The next election will be fought on Labour's record in office and, as in May, most "voter-switching" should be between Labour and the Liberal Democrats. However, our party will not be rewarded by presenting itself as a lighter shade of blue.



Sir: It is slightly mischievous of you to suggest that the new narrative of the Liberal Democrats is likely to include both tax rises and cuts in public expenditure, based on selective reading of consultation papers that include a number of options rather than proposals ("Kennedy looks to Thatcher for inspiration", 13 September). Cuts of both, rises in both or the status quo would be more likely outcomes.

It is also wrong to suggest hordes of activists will rise up in rebellion should there be public spending cuts or indeed a cap on EU public spending. On the first it depends on the issue: the scrapping of the DTI, for example, was very popular. On the second it would be difficult to find many liberal pro-Europeans who would accept more money to the EU without massive reforms in the EU's current structure.

It would further be unusual, after a decade of rampant public spending and Labour tax rises, if the Liberal Democrats were not questioning whether such changes had delivered value.



Glorious views from the Indian trains

Sir: As someone in her fifties who travelled round the world in 2001-2002, I disagree with Daniel Howden's report "Out of steam: India's decrepit railways in line for overhaul" (17 September).

We spent three months travelling round India by train. Only in slow local trains was the choice between first class and "hard". In general we travelled second class non air-conditioned, which meant windows open to the air, seats that folded down as bunks, great conversation, and the most glorious views: every window frame a photo.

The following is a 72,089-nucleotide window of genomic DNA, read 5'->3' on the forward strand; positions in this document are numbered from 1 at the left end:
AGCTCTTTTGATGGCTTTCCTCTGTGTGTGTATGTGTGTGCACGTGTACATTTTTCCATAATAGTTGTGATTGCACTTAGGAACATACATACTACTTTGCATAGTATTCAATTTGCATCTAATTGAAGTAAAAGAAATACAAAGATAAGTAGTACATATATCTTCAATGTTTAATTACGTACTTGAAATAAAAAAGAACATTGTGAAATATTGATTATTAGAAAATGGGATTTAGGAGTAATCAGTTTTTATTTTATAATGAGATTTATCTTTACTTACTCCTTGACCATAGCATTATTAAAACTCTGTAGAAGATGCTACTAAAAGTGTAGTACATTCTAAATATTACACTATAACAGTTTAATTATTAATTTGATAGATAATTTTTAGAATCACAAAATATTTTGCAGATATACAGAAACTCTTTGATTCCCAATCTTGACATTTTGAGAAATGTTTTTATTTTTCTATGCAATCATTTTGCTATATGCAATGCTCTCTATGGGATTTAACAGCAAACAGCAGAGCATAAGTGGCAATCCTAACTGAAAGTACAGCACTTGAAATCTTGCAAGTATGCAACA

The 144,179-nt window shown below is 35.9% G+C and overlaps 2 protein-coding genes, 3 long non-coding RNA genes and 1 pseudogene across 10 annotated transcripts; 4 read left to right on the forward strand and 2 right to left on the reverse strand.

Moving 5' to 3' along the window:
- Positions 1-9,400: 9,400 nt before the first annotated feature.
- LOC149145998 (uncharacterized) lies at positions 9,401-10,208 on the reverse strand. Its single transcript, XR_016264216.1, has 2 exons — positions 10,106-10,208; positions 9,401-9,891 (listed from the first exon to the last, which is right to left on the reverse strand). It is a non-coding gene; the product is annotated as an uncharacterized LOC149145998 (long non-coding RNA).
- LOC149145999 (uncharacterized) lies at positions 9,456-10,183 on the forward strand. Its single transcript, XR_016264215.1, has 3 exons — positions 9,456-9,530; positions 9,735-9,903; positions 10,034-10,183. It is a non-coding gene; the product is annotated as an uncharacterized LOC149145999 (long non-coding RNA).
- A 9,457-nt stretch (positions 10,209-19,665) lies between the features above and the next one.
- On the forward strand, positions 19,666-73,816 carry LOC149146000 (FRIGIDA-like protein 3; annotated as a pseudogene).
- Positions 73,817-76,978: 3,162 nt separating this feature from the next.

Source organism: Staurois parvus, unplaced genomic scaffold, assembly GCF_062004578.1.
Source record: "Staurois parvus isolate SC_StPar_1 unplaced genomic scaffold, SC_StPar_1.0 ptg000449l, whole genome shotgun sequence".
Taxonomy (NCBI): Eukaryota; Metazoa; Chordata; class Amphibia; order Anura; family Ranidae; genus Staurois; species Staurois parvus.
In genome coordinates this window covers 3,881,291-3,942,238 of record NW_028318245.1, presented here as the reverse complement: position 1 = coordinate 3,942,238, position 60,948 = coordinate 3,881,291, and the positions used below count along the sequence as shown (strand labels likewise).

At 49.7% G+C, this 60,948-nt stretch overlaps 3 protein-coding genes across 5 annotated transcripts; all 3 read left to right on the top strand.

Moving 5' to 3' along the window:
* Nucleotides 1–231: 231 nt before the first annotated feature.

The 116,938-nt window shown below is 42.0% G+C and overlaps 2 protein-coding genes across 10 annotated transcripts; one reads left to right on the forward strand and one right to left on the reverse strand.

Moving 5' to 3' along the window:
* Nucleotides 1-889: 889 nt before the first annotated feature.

In a year's travel largely in developing countries only one train was late (and one hour in a 24-hour journey is not so bad). When we arrived back in the UK, we were stuck for an hour in a Tube outside Heathrow, because of a failed signal.

The Indian train system is dirty and overcrowded, yes, but sitting on the floor looking out of an open door at the Indian countryside beats doing the same in an enclosed overcrowded British intercity train for which one has paid 20 times the fare for a tenth of the distance.



Terrorism and other threats to life

Sir: Presumably Gareth Marr (letter, 16 September), keen to restrict his employees' civil liberties in order to protect them from the statistically small risk from terrorism, has already banned them from driving cars and crossing the road in order to protect them from the much greater chance of being killed in a road accident?

I thought not. Get a sense of proportion, man.



Sir: Charles Clarke's plans to criminalise the "glorification" of terrorism poses a genuine and urgent threat to British citizens. While this Government has revealed itself to be authoritarian in the past, this proposed legislation marks a new watershed in the erosion of the hard-won right to hold oppositional views.

Just as the right to peaceful protest has been steadily assaulted by government legislation under the rhetorical cover of the threat from "terrorism", so even the discursive definition of what should be seen as "terrorism" itself comes fully under the mandate of government authority.